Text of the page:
Our kids are teenagers now but I remember the toddler years well and I still live through them by proxy as many of my friends have children in the 0-5 age range. I remember the feeling of so wanting to do my best and yet never being quite sure as they lay prostrate on the floor of Tesco mid-tantrum whether I was really cutting it as a mum. I remember the endless ‘why’ questions and the marathon that was getting from wake up time to bedtime and trying to make sure that we got through it with laughter as well as tears. I remember being overwhelmed with love and delight in my kids and at times overwhelmed with frustration and responsibility and loneliness.
I also remember how precious it was to share the journey with other mums. To catch each other’s eyes above the screaming child and smile with shared sympathy and understanding. To glean pearls of wisdom from more experienced parents when I’d run out of wisdom of my own and just to know that there were other mums out there who would play team tag with me so that when the tiredness threatened to overtake me there was someone to stand in the gap and then I could return the favour. I absolutely loved my kids as toddlers (and still love them as teenagers!) and what contributed to being able to take joy and delight in them was the blessing of raising them in a tight community of friends at a similar life stage.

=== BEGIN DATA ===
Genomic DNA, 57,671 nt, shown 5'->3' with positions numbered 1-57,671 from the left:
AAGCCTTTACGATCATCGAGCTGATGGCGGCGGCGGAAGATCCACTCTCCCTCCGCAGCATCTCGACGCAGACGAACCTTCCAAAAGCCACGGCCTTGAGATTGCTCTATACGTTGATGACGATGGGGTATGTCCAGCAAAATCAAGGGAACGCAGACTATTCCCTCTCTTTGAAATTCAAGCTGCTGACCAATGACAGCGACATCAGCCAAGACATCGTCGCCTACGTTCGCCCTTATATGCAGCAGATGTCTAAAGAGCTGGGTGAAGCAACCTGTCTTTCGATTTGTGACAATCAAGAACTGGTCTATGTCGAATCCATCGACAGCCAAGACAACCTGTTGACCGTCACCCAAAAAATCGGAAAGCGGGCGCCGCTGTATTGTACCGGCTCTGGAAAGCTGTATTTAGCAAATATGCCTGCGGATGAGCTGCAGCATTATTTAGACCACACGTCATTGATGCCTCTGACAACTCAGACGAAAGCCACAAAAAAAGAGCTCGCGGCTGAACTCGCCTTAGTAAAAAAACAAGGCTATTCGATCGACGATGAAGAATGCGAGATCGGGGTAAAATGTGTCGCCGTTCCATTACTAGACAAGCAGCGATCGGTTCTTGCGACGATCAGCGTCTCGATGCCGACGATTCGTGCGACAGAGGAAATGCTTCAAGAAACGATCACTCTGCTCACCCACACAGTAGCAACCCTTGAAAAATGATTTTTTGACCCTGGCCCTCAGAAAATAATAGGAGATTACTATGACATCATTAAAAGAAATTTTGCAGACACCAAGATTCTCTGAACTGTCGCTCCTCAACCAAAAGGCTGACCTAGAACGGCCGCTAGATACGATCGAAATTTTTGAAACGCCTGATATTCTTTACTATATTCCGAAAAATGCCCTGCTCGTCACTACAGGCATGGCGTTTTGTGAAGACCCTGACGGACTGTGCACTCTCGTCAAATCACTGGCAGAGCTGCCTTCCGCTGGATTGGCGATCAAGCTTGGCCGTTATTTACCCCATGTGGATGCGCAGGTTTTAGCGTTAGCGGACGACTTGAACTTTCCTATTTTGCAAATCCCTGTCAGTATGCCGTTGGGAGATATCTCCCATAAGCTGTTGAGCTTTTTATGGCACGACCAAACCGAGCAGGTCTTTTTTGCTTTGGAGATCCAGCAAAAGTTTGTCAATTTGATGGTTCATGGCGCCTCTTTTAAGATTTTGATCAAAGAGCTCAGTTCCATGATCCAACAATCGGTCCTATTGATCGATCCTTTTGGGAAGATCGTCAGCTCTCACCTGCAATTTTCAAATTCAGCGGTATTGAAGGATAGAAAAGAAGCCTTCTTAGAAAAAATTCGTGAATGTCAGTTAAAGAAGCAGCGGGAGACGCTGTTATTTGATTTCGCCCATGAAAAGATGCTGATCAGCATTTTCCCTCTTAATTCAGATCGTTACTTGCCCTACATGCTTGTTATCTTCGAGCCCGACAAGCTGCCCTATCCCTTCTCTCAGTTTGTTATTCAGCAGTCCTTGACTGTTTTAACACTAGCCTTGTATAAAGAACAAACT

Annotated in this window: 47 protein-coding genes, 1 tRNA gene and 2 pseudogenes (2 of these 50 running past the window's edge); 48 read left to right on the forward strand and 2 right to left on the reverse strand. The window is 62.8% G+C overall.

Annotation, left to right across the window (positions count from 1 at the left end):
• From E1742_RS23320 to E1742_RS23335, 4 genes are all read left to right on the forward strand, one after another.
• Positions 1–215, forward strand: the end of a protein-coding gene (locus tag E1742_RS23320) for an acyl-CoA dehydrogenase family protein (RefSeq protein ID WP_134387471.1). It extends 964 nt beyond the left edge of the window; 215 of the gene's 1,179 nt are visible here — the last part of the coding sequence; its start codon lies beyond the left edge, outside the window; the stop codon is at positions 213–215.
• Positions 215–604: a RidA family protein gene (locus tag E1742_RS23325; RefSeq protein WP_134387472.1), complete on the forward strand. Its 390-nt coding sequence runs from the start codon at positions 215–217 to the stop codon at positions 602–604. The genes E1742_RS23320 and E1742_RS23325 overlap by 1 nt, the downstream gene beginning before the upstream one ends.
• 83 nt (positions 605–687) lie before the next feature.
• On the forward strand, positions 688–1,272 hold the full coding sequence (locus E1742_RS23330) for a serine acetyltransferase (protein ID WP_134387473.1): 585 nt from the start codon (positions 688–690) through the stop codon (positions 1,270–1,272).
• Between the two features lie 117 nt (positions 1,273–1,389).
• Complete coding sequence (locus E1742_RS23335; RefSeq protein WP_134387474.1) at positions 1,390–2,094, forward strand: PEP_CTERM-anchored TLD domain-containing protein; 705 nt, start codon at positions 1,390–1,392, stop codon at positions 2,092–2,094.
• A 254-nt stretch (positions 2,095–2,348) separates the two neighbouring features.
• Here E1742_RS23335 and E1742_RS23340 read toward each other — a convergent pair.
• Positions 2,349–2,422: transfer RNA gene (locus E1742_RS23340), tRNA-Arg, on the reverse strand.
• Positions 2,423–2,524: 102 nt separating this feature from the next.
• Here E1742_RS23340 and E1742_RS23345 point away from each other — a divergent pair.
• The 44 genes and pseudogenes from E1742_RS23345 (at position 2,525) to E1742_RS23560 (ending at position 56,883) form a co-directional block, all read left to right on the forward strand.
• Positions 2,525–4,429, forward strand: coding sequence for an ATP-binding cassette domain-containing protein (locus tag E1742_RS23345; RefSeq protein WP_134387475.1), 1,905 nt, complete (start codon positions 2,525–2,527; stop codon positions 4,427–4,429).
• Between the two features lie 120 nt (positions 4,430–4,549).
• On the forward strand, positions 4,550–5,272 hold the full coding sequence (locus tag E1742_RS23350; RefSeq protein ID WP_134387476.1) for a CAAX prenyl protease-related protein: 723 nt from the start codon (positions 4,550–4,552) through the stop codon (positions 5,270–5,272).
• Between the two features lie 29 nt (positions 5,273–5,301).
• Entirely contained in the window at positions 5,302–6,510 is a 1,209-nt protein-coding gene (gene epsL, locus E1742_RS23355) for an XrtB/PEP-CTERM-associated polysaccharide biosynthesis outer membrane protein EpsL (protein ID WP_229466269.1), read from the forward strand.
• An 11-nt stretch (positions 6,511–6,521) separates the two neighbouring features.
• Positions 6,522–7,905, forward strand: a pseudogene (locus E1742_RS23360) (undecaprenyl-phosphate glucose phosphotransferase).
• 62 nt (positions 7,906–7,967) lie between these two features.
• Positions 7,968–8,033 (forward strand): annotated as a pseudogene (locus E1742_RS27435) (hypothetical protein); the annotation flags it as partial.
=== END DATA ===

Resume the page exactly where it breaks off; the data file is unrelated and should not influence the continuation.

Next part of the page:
That sense of community can be harder to find these days. Community is a hard thing to define - we feel the lack of it when we don’t have it but it’s not so easy to say what it is. We feel the need for it without being able to precisely pinpoint what it is we feel the need for. Its more than just living in physical proximity to one another, its about our lives becoming connected and interdependent and friendships and relationships being made and sustained. Community to me is a bit like a net that forms around us and keeps us in place. For that sort of community to grow we need a space to be together and support each other. This space needs to be a physical space but also an emotional space to be able to stop and take the time to be able to reach out and connect with one another. In this space we can learn from each other and learn together how to navigate the roller-coaster ride of parenthood and life.
We really hope that the leisure centre reused as a community club could provide that physical and emotional space for families to be built up and encouraged and supported by each other. There is an African saying that it takes a whole village to raise a child. My hope for this venture is that we will create such a village.
By Jo Lee